Over Jump Rally is an arcade racer firmly in the vein of the classic Sega Rally. We talk to its developer Alessandro Schiassi about his hopes to have the project taken on officially by Sega…
In the 1980s and 90s, Japan ruled the arcades, and one area it particularly excelled in was the racing genre. The likes of Namco, Sega, and Taito put out dozens of thrilling titles during that era, from Out Run, to Chase H.Q. to Continental Circus. In the late 90s, we got much-loved polygonal 3D racers like Ridge Racer and Sega Rally, both of which received some impressively faithful conversions to the PlayStation and Saturn respectively.
Italian developer Alessandro Schiassi clearly has fond memories of that golden age of arcade racers, as proven by his current project, Over Jump Rally. Evidently designed as a Sega Rally remake, the racer was born from Schiassi’s love for arcades and the “top quality graphics” they regularly turned out in their heyday. “After the 80s, simulation titles seemed to take over,” he says, “but it’s also true that, today, there’s no way to experience a real racing simulation, unless you were to spend a lot of money on a wheel, pedals, VR headset, and so on.”
Schiassi initially had very different career goals, having studied industrial design at university. Everything changed after he had the chance to work on the fan-made movie, Metal Gear Solid: Philanthropy. He recalls how that experience completely revolutionised his future plans – he even decided to drop out of university and move from his native Italy to the United States to concentrate on filmmaking. “It was a zero budget fan project which ended up being a lot of fun, working closely with a lot of amazing people,” he says. “In that movie I was a VFX artist, even though I hadn’t really done that before. After two years of only working on that, I decided to move to Los Angeles in order to work on VFX full-time.”
With work as a freelance artist taking off – he contributed to big-budget movies like Searching and Venom – Schiassi began to lose interest in working on other people’s projects. He recalls that’s one of the main reasons why he decided to start looking to make something personal. “The release of Unreal Engine 5 opened my eyes,” he says. “The demo looked absolutely incredible, so I quickly decided to start getting into that.”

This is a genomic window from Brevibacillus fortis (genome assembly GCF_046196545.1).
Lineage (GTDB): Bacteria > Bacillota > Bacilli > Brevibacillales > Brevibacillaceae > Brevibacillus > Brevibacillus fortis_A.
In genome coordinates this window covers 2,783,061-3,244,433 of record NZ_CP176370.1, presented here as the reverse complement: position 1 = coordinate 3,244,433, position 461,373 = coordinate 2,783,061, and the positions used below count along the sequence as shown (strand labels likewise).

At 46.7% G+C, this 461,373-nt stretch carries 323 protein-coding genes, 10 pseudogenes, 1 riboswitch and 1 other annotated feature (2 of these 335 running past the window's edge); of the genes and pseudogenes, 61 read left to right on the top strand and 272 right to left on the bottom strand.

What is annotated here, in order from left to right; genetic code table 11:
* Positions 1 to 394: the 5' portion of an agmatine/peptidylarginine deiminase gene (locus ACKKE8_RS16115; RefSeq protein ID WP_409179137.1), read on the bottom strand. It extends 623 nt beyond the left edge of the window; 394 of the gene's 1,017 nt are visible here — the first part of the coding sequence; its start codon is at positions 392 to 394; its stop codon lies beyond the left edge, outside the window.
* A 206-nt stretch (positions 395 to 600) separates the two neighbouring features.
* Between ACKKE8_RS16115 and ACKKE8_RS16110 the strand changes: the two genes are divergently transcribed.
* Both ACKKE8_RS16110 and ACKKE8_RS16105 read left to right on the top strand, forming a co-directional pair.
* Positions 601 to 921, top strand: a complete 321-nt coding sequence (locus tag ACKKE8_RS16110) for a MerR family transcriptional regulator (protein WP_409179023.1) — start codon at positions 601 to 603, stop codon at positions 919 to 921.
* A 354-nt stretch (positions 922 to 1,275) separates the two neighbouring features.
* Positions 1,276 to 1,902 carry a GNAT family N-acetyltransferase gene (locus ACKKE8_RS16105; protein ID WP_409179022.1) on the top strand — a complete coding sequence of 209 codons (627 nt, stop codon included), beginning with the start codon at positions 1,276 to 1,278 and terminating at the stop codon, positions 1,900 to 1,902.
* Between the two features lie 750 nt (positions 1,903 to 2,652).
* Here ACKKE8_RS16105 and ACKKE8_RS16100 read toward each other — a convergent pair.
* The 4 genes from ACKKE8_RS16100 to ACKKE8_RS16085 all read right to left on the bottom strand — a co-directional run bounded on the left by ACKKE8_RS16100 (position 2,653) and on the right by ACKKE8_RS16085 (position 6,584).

Having little experience with Epic’s game engine, Schiassi decided that designing a new game from scratch would be outside his comfort zone. “I’m definitely not a programmer, so I needed to start from something simple which would also look good in a photorealistic environment, which UE5 could easily provide,” he says. “So, I settled on recreating the first track from Sega Rally and, from there, saw that it was working well, so I started a full-on remake of the project.”
Schiassi also notes that Sega has been open to fan-made projects in the past; Sonic Mania was developed by a studio helmed by Christian Whitehead, who cut his teeth on Sonic fangames. The remake of Wonder Boy: The Dragon’s Trap also began life as a fan project. “I have high hopes that Sega would realise this could be a project with huge potential,” Schiassi says. “It’s all about [making] little investments and getting potentially good returns.”
The first track, featured in the demo we played, displays a variety of environments, from lush waterfalls to an area burned by fire. Schiassi says he wants each track to feature a variety of atmospheres and characteristics. Over Jump Rally isn’t a straightforward 1:1 recreation of the original Sega Rally, then, and as Schiassi has other ambitious plans for the project.
“I’m working on expanding the game to also work as a Shenmue-themed, nostalgic experience based on the good old days of Sega,” he says. During our interview, Schiassi showed off a work-in-progress of the arcade found next to a track’s starting grid. Here, Schiassi plans to have a working Sega Rally coin-op which will play an emulated version of the original game.
Given that this is Schiassi’s first outing as a developer, the whole project has been about learning by doing. “Just the other day, I realised how I could emulate a working dashboard with tachometers,” Schiassi laughs.
In the meantime, Schiassi has worked on a couple of other projects as a freelance graphic artist, so, he says, even if Sega ends up passing on Over Jump Rally, the gamble has already paid off.
Over Jump Rally has also attracted some famous fans: Johnny Gioeli, the lead singer of Crush 40 (who did the soundtrack for Sonic Adventure and Sonic Heroes), for example, has contributed a track. “I’ve also received compliments on the demo from the original Sega Rally director, Kenji Sasaki,” Schiassi adds. I” also have internal connections with Sega, so I know the company is definitely aware of the project…”
When will we be able to play the finished Over Jump Rally? Schiassi says there are three tracks left to finish, along with the whole section about the nostalgic days of Sega. Once the project’s finished, Schiassi also plans to remake other old games, including a VR take on Virtua Cop (“That would be very easy to do – all the assets are already there”) and perhaps even a full remake of Shenmue. “Well, I’m a tad superstitious so I don’t want to speak too much about that,” he says, “but that’s definitely something which would be a dream of mine…”
Over Jump Rally may not be an official Sega product, but it’s shaping up to be a love letter to a breed of arcade racer that still hasn’t gone quietly into the night. It is all about the passion, especially for Schiassi, who says the original Sega Rally is still a must-play when he goes back to Italy to visit his family. “We played it back in the day and we still do it today,” Schiassi laughs. “Honestly, [my brother] is still better than me at Sega Rally, but Soul Calibur? I can kick his ass any day of the week.”